Wild Woman's technical prowess
stalled around 1989.
She came from the land of rotary dial phones,
and, before that, a phone on the wall,
where you picked up the receiver
and a nasal voice intoned
She came from party lines
and being busted at thirteen
for listening in on the next door neighbor's
conversation with her new love interest.
Wild Woman, growing dim of eye,
upgraded to a squat toad-like creature
perched on her window seat
with gigantic touch-tone numbers,
and a mechanical voice
that says who is calling.
Which would be great, if she could hear.
Mostly, the Toad intones "Unknown Number",
which is why she rarely picks up.
Occasionally a grown child will call
to ask if she is still alive.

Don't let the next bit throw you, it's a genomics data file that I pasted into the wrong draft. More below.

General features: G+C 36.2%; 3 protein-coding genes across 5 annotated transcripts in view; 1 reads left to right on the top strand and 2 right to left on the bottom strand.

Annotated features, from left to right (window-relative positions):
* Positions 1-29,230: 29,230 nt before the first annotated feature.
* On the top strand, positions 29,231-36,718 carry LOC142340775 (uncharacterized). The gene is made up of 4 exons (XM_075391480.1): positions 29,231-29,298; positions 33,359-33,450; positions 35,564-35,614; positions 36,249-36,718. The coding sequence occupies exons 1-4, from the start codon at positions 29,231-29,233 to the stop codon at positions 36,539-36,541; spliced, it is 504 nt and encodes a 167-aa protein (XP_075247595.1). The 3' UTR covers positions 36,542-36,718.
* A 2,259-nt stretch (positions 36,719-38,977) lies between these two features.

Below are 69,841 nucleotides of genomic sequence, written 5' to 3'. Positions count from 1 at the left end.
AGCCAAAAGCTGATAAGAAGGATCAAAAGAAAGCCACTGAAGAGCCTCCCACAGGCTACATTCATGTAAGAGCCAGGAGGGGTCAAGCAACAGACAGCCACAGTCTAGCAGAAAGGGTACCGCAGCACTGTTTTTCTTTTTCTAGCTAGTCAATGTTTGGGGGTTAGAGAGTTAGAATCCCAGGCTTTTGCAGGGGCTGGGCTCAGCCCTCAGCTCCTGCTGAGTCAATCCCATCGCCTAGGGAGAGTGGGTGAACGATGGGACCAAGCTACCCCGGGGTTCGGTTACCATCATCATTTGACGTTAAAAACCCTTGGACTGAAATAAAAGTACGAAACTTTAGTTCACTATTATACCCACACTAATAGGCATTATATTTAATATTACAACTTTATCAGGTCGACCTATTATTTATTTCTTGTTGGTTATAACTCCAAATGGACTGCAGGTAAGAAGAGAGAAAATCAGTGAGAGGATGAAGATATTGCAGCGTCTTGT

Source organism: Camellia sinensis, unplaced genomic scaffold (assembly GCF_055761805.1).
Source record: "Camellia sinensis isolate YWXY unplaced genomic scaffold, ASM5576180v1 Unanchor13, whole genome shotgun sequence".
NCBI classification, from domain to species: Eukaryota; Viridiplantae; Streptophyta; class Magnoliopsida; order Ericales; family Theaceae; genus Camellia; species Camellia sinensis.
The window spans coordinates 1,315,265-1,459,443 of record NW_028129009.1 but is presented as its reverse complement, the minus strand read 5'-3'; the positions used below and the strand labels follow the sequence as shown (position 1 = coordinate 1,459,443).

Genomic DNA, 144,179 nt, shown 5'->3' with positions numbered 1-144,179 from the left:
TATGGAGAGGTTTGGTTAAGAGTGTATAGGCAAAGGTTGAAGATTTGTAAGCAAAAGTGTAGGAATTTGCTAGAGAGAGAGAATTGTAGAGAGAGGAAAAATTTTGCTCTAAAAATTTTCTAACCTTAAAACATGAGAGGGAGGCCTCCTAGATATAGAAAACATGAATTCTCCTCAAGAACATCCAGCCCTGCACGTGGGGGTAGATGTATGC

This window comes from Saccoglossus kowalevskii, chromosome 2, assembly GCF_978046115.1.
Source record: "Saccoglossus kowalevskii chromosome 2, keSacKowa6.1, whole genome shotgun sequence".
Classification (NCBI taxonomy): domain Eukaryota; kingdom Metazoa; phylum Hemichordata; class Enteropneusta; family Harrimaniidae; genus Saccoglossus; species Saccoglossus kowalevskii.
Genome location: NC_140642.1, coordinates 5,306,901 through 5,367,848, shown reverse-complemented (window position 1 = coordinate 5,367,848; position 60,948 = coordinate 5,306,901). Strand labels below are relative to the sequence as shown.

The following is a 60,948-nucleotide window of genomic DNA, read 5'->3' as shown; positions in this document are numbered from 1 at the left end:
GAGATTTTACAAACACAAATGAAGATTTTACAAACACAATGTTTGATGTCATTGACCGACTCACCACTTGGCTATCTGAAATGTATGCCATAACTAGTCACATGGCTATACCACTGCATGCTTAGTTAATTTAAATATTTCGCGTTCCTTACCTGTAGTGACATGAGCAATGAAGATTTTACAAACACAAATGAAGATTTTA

Sometimes, she picks up, thinking it might be
one of her children, and finds
a telemarketer on the other end of the line.
Argh. Her chagrin is palpable,
and does not make the day of the unlucky caller.
There is no question that no one she is related to
will ever give her a cell phone.
When forced to use one, one offspring or another
will hand her a small biscuit-like Thing
that she looks at, nonplussed,
asking: "How do I talk?
Where is the hole?"
She talks to the air, disbelieving
this biscuit is an actual phone.
Her children roll their eyes.
"How do I turn it off?"
she asks, helplessly, thrusting it at
whoever is nearest.
She is okay - just barely -with an electric toothbrush.
But keep those little biscuits well away from her.
They do not compute.
for Shay's prompt at Real Toads: a poem with a rotary phone. Rotary phones - now THOSE were PHONES!!!!!!! LOL. She asked for magic. But I'm old and tired. Magic is those little cell phone thingies, and devices that do magical things far beyond my comprehension.